Nestled at 208 North Block Avenue in Fayetteville is a redbrick building known as the Ellis Building, which has been home to a number of businesses since it was first built in 1923. Elliot Hunt and Brandon Rostek have taken the historic venue under their wing in order to create their new restaurant, Atlas. They hope to provide a “culinary journey across six continents” that evokes a spirit of adventure in all who may come to eat there.

Hunt, a chef who has traveled around the world in order to satisfy his craving to learn from diverse culinary traditions and to never feel constrained to one method of cooking, was classically trained in Italian and French cuisine.

“I’m nearly as passionate about travelling as I am about cooking,” said Hunt. “I love to explore new cultures and expand my culinary knowledge by sharing the locals’ pride in their traditional food, whether it be creating a dal during a homestay in India by following a generations-old recipe, eating roasted guinea pig in a roadside cafe in the Andes, tasting grilled grubs in the Amazon in Ecuador, enjoying octopus in a tapas bar in Barcelona, or dining with a Berber community in the Sahara Desert of Morocco on Lamb Tagine made over a fire in the dessert. It is through my travels that my cooking evolves.”

Brandon Rostek

Rostek had dreamed of owning a restaurant since he was a child. With his father a chef and his mother a general manager, Rostek grew up in the hospitality business. It was working together at a Fayetteville restaurant that Rostek and Hunt connected and collaborated.

”We were both eager to push the boundaries in the food and beverage scene of Northwest Arkansas. We set out to define the scope of the project and explore the possibility of going into business together. The rest is history.”

Hunt knew from the beginning that he wanted to purchase and restore the Ellis Building. “Long before I was even able to entertain the possibility of opening a restaurant, my parents asked me which building in Fayetteville would be my dream location if there was nothing to limit my choice. Without hesitation, I named the Ellis Building,” Hunt said. 

The decor of the restaurant, Hunt said, is inspired by the brick style of the building, and consists of pieces taken from travels all over the world, such as a 100-year-old stacking brass lunchbox from India, as well as a set of 19th-century flour scales from France.

“The selection of decorative items are meant to evoke the spirit of adventure that we are trying to achieve in the dining experience,” Hunt said.

Atlas’ menu, which includes exquisite and sometimes daring food from around the world, is “not meant to recreate traditional dishes from around the world,” Hunt says, but to encourage visitors to “explore flavors from different countries to create an entirely different world of tastes.”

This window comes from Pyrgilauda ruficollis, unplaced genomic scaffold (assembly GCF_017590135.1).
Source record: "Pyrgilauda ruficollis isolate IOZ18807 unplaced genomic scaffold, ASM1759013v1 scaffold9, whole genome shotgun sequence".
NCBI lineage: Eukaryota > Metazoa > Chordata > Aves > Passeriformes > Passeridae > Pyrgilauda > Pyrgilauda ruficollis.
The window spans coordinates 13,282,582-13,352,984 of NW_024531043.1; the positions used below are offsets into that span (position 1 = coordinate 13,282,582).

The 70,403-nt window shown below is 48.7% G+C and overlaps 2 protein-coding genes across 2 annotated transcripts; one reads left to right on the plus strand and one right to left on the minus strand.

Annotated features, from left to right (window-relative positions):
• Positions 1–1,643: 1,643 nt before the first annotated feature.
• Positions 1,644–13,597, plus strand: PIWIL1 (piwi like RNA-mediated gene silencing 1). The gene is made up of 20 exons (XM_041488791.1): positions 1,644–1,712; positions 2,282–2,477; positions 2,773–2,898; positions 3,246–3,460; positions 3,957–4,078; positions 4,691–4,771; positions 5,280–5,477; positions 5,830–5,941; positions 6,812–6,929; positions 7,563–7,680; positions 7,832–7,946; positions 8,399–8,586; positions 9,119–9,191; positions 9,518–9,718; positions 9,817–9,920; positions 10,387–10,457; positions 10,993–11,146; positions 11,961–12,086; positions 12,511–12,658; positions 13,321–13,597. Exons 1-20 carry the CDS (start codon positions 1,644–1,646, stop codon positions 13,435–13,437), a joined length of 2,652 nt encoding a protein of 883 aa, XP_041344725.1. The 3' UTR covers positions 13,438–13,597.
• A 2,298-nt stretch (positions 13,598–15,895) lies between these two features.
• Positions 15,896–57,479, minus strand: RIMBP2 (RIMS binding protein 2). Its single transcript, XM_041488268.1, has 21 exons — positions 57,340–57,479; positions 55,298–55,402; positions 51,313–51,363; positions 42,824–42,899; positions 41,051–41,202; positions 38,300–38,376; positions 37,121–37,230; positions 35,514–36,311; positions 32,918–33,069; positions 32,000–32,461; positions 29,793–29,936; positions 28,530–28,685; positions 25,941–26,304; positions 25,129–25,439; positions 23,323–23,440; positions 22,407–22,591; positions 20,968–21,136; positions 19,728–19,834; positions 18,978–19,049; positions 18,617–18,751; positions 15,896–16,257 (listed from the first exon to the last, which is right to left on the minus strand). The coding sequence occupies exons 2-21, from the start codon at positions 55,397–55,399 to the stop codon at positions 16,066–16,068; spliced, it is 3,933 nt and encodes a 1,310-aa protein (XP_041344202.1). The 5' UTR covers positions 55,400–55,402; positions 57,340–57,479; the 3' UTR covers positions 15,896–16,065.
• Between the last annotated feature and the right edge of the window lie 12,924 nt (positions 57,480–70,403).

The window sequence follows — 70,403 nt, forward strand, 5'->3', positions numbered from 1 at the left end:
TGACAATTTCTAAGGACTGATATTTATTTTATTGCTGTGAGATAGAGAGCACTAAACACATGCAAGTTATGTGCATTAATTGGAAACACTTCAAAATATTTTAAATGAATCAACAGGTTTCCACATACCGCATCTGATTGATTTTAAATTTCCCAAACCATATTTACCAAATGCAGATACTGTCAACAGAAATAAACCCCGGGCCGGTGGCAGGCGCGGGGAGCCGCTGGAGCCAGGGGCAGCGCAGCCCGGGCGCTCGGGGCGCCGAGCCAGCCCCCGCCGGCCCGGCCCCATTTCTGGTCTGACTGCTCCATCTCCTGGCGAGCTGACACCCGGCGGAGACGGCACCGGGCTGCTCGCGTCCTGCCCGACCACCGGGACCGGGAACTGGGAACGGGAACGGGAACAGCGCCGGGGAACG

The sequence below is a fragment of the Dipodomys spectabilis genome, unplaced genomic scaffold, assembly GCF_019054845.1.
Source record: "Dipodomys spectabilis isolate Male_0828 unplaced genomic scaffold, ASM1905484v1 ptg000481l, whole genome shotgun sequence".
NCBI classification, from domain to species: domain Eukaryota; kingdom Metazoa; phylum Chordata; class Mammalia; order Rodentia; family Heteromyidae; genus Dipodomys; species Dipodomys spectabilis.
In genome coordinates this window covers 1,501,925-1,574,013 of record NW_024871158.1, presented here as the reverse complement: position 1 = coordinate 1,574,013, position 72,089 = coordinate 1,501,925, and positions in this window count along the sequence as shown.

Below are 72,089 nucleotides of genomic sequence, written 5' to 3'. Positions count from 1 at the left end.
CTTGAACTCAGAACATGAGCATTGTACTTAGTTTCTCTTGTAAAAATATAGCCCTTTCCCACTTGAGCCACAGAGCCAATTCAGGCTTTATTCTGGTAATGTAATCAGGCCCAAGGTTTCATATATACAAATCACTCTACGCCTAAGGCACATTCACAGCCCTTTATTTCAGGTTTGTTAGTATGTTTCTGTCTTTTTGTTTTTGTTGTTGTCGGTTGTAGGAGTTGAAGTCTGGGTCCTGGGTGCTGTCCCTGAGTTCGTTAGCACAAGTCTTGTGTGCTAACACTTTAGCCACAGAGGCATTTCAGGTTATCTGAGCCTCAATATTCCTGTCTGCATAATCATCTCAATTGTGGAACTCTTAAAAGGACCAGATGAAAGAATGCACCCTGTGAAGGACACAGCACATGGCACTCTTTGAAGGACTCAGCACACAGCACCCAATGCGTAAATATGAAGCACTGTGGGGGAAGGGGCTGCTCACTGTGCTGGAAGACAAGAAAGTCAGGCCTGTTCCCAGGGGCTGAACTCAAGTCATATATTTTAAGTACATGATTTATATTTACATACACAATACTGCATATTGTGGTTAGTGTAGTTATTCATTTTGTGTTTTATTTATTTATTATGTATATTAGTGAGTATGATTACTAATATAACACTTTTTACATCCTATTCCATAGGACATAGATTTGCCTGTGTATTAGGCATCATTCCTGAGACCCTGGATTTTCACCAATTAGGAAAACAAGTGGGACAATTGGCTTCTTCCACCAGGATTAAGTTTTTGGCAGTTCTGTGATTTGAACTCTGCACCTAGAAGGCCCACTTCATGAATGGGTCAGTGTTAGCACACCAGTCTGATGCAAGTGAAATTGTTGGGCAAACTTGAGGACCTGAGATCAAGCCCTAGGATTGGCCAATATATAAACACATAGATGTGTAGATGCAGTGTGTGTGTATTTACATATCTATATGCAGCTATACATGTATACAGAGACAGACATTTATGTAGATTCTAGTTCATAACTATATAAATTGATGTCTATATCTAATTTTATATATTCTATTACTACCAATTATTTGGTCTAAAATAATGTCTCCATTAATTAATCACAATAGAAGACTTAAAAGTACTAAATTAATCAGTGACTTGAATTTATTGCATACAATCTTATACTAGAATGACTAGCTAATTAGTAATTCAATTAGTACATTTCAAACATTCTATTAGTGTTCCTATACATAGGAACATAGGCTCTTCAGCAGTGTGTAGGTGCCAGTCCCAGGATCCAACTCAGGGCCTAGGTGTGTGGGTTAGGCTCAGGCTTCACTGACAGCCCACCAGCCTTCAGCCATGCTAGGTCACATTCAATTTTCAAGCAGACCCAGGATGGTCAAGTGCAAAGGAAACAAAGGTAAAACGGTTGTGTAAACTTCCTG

Chef Elliot Hunt

For first-time guests, Hunt recommends the Belgian Endive salad, which is arranged to look like a bird’s nest made from lettuce and other ingredients surrounding a poached egg at the center of the dish. However, if a guest is to visit and look for an adventurous-eating experience, Hunt would point them toward the Grilled Octopus poached in red wine and aromatics.

“I think a lot of people don’t think twice about eating calamari but are somewhat fearful of octopus even though they are cousins,” Hunt said. “But there is nothing to fear because octopus is delicious.”

Though there are countless chefs and mentors that have come to inspire Hunt and his culinary style, he would take an opportunity to cook and showcase his skills alongside family members that have passed on.

I really wish I could cook alongside some of the family members I have lost over the years. Both my grandfathers who fought in World War II and were both builders and artisans who would marvel at the restoration of the building where Atlas is located. My aunt and godmother, who was an avid cook, farmer, canner, was such a strong supporter of my aspirations to become a chef.”

To entice residents of Fayetteville and beyond to come experience Atlas, Hunt points to the dedication of the Atlas team.

Everyone on our team is committed to delivering an experience that takes diners on a journey involving all the senses,” Hunt said. “We believe that everything we do has a purpose, that the tiniest details in food and service matter, and that they add up to something really big. Having dedicated our entire lives to hospitality, we aim to foster culinary discovery for the community, so we invite diners to simply ‘experience our world.’”

Atlas is set to open this month. Keep up with restaurant happenings at atlastherestaurant.com and @atlastherestaurant on Facebook andInstagram and @atlastherestau on Twitter.